PATH to Reading strengthens the brain’s ability to discriminate between left-right visual movement. This discrimination is critical to the act of reading and is not a part of eye-brain function that we are born with – it is a skill that must be learned.
The PATH computer therapy consists of a striped-fish pattern that moves to the left or to the right in the center of a striped background. The child must push an arrow key to indicate the direction the fish stripes moved. PATH measures a child’s ability to see these subtle movements and tracks the child’s improvement over time. Positive feedback helps the child learn quickly.
The timing of the brain is optimized by training on left-right movement discrimination, enabling a wide range of reading skills, including fluency, comprehension, word identification, and spelling, in addition to attention and working memory, to improve significantly.
For Students – Path to Reading – Program Overview
For Therapists – Learn How to Administer PATH Program
For Students – to learn more about the PATH Motion Memory program
For Students – to learn more about the PATH Reading Rate program
For Therapists – to learn more about the Reading Rate program
Controlled clinical studies of PATH neurotraining have shown that direction discrimination therapy abates dyslexia, especially when administered when cortical plasticity is optimal at ages six to eight, the normal developmental period for learning direction discrimination and the period when children are typically learning to read. These studies have also shown that the more training is administered, the more reading fluency, attention, and memory improve.
PATH to Reading is validated as breakthrough technology that significantly improves reading fluency, attention, and working memory.
The PATH to Reading therapy (previously known as MovingToRead) was used in controlled clinical studies during the school years 2002-2003 among 107 students in second grade and in 2003-2004 among 106 students in second and third grade in four elementary schools in the Santa Monica-Malibu and Los Angeles Unified School Districts. During these validation studies, standardized tests of reading skills were administered to every student in the study, initially and at the end of the study, to measure their improvements in the perceptual and cognitive components used in reading.
At the beginning of this study, no significant differences were found between the three groups of inefficient readers on any of the tests of reading skills. This was determined by using Analysis of Variance (ANOVA) statistical tests. Therefore, these three groups were a matched sample.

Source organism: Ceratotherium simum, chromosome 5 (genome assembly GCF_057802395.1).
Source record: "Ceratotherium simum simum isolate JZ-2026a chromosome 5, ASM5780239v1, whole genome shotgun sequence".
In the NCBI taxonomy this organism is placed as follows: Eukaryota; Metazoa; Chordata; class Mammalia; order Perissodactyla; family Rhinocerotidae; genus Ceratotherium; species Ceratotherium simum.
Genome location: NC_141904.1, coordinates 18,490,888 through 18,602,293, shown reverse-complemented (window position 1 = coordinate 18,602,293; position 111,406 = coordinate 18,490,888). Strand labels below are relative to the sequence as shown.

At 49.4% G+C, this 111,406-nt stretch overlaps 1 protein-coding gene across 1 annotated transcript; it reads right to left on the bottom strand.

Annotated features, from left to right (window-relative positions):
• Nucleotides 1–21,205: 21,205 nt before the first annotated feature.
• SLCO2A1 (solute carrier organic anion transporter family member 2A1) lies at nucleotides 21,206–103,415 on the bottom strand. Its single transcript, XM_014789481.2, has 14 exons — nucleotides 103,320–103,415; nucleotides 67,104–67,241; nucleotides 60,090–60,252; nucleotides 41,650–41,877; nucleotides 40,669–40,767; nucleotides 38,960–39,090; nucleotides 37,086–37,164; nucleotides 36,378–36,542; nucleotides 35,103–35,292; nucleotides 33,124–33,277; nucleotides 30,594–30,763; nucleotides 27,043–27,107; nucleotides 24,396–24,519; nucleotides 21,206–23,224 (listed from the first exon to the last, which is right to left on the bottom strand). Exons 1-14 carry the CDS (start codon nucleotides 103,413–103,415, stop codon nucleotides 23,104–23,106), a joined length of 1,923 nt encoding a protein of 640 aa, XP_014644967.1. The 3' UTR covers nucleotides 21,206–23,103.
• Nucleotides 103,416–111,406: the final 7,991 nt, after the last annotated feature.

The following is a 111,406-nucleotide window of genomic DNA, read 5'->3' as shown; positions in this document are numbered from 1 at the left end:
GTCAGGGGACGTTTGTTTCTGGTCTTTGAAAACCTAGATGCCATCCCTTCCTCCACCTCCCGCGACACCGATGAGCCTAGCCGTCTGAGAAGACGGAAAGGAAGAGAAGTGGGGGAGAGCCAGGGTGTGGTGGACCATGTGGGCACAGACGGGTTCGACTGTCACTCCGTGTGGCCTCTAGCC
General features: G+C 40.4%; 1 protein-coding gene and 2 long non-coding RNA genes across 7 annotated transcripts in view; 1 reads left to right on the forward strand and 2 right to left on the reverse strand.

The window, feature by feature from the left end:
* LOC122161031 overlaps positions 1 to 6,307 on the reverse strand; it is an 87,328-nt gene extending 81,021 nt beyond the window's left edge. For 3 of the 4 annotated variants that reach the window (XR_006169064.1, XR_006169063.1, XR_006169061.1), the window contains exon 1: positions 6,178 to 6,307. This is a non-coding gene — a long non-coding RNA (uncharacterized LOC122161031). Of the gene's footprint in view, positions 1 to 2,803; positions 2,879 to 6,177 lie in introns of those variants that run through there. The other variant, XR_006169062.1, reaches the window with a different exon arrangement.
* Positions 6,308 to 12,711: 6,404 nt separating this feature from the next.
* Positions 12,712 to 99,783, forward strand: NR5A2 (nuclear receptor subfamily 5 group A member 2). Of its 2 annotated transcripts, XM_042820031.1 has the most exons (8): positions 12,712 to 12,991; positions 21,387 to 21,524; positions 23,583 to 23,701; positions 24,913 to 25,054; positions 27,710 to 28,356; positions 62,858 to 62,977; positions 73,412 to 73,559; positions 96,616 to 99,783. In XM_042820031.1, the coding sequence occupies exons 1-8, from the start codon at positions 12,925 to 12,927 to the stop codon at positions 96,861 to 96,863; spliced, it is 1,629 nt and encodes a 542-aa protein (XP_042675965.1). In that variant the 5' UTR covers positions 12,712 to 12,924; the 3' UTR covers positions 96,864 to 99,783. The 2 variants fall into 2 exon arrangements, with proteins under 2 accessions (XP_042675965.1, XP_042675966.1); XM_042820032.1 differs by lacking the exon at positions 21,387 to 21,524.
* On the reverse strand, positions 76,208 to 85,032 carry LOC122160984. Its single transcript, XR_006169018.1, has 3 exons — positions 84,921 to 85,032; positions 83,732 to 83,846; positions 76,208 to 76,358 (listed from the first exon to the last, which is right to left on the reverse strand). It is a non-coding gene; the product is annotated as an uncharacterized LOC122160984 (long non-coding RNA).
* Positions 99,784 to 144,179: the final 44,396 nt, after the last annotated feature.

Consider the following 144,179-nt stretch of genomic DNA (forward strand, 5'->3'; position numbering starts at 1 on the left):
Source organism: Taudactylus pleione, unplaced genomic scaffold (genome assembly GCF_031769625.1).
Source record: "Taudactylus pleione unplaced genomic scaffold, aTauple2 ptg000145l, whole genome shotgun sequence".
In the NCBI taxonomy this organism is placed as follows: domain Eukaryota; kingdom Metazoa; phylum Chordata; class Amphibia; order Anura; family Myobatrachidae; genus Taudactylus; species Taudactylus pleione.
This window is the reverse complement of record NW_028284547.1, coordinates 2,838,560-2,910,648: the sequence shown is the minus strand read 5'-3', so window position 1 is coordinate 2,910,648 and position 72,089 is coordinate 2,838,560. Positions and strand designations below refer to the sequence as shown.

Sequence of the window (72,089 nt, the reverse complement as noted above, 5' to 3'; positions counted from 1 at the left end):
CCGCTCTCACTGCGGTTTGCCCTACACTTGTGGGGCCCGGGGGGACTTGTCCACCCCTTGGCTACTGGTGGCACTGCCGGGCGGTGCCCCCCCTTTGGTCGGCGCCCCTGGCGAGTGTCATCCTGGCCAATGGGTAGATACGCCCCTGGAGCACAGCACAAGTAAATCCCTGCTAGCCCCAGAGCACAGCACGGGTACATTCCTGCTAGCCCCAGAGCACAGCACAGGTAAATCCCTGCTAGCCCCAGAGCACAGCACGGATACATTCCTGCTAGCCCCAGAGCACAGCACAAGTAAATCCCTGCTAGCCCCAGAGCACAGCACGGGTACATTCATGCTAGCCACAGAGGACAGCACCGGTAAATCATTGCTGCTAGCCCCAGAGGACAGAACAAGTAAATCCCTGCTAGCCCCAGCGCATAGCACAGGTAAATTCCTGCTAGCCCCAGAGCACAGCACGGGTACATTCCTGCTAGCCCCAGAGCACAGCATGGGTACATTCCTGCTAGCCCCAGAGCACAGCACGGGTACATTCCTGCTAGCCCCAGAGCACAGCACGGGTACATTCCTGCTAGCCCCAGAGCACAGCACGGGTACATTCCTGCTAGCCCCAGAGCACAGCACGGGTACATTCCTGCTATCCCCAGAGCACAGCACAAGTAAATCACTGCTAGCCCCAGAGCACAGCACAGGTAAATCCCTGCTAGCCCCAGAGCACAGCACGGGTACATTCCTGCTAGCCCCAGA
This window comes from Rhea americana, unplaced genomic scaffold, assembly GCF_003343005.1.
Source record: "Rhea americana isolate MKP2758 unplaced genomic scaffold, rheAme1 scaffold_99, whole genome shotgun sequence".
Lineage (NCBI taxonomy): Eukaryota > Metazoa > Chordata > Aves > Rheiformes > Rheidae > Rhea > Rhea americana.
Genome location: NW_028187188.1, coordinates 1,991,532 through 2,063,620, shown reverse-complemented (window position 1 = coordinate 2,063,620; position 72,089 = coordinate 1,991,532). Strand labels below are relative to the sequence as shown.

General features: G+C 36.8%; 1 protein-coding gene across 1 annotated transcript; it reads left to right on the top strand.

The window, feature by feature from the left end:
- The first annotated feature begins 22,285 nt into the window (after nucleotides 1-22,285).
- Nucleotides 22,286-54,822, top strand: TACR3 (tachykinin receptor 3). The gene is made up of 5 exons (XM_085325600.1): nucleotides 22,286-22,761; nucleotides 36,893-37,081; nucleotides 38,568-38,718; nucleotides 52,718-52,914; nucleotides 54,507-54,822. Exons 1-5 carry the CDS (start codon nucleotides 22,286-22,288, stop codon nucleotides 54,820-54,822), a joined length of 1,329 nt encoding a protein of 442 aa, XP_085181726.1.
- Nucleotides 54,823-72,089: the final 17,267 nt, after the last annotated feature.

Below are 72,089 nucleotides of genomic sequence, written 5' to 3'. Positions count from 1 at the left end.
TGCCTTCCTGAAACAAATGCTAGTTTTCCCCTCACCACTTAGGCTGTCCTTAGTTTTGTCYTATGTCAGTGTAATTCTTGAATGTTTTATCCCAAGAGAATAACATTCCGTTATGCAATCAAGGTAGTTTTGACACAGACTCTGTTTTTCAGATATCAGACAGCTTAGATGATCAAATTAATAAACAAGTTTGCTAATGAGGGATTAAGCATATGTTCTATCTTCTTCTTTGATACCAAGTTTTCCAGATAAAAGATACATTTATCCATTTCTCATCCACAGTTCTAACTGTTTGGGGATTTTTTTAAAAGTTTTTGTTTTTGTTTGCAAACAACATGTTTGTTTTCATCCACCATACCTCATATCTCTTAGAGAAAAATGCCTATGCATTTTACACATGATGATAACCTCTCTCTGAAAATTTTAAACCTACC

Students in the motion-game received instructions by watching a four-minute QuickTime movie augmented by verbal instruction from the research assistant when needed. The patented PATH therapy uses displays (see Fig. 1) comprising a stationary, central, “fish-like” window surrounded by a stationary, vertically oriented sine wave grating having spatial frequencies lower, equal, and higher than the test frequency. The fish-like window contains a vertical test sinusoid having spatial frequency equal to 0.25, 0.5, 1 or 2 cyc/deg. A given trial comprises three frames, each lasting 150 ms. The phase of the test grating in frame 1 is ±45 deg., chosen randomly, relative to cosine phase in the middle of the screen. On each of frames 2 and 3, the test grating shifts 90 deg. in a fixed direction (either rightward or leftward), and the task of the trainee is to indicate the direction of movement using the right or left arrow key. A brief tone is presented after incorrect responses. Following the first incorrect response, a double-staircase procedure is used to estimate the direction discrimination contrast thresholds.
The results of this controlled validation study found that all children who were trained on left-right movement discrimination, PATH neurotraining, had large improvements in their sensitivity to direction discrimination. At the beginning of this study, inefficient readers were three times less sensitive than were efficient readers in discriminating the direction of motion. Inefficient readers improved four-fold and efficient readers improved three-fold following training in discriminating the direction of motion. Inefficient readers are least sensitive when test and background spatial frequencies are equal (center pattern in Fig. 1), whereas efficient readers are most sensitive.
Figure 2: Mean Contrast Sensitivity after first (dotted lines), second (dashed lines), and fifteenth (solid lines) replications, and standard errors of the mean for Inefficient Readers (IR) and Efficient Readers (ER) when discriminating the direction a 2 cyc/deg test pattern moved relative to each of the 5 backgrounds, where f is the spatial frequency of the test pattern.